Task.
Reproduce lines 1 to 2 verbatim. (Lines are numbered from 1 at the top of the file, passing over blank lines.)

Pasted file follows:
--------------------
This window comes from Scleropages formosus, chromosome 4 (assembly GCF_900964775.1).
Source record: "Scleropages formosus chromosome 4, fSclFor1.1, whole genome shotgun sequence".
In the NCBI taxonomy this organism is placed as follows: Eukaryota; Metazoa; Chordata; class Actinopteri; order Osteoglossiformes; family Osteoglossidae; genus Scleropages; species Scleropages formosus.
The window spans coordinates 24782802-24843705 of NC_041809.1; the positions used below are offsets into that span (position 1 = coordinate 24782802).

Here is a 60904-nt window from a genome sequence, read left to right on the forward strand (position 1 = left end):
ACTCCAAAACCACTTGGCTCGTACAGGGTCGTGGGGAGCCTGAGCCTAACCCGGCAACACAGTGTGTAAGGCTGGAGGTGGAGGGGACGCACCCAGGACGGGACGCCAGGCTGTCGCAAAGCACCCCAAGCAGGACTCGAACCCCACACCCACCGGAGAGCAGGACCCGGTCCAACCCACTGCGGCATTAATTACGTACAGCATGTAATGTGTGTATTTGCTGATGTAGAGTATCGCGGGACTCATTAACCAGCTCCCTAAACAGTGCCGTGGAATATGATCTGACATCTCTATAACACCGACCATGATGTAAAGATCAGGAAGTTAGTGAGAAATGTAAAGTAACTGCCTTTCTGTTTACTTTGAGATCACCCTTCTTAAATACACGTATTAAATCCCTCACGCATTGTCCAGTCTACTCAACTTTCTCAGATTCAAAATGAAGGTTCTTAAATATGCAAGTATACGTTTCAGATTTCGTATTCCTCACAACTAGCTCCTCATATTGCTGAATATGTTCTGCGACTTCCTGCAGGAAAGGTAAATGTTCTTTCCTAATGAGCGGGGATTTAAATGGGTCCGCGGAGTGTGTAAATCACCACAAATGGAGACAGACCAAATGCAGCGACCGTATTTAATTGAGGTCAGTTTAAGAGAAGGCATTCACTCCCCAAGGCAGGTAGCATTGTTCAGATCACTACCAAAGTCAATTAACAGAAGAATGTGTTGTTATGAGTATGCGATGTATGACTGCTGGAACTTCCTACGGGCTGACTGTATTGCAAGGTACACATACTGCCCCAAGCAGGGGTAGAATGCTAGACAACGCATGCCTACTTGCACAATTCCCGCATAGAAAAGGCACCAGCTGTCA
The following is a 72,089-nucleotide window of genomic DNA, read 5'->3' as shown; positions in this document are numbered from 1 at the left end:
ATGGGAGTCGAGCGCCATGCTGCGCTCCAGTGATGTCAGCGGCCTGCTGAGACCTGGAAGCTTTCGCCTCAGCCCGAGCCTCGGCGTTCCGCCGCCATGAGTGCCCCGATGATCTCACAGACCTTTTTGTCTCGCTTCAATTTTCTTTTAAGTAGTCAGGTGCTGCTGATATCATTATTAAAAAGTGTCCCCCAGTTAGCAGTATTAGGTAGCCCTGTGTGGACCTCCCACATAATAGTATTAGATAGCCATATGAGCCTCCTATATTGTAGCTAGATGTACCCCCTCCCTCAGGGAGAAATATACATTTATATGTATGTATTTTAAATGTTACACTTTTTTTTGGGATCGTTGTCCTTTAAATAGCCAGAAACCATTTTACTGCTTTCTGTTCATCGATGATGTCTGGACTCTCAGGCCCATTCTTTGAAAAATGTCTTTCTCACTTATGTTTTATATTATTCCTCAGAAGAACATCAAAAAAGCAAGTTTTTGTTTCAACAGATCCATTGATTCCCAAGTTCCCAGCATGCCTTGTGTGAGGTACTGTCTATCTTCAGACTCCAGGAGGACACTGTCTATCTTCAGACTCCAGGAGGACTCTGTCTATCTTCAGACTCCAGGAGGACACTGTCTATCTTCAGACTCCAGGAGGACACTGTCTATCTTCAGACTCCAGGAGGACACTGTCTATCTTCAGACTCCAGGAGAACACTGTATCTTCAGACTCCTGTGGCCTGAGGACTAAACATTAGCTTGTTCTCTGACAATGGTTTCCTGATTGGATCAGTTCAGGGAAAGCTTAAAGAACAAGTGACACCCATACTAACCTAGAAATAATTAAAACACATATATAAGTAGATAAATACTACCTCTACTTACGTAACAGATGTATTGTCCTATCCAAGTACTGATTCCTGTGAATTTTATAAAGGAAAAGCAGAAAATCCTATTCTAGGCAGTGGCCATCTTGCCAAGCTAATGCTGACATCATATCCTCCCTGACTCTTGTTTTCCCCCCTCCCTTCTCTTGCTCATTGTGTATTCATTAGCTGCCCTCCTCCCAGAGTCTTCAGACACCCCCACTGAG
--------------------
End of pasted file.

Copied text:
This window comes from Scleropages formosus, chromosome 4 (assembly GCF_900964775.1).
Source record: "Scleropages formosus chromosome 4, fSclFor1.1, whole genome shotgun sequence".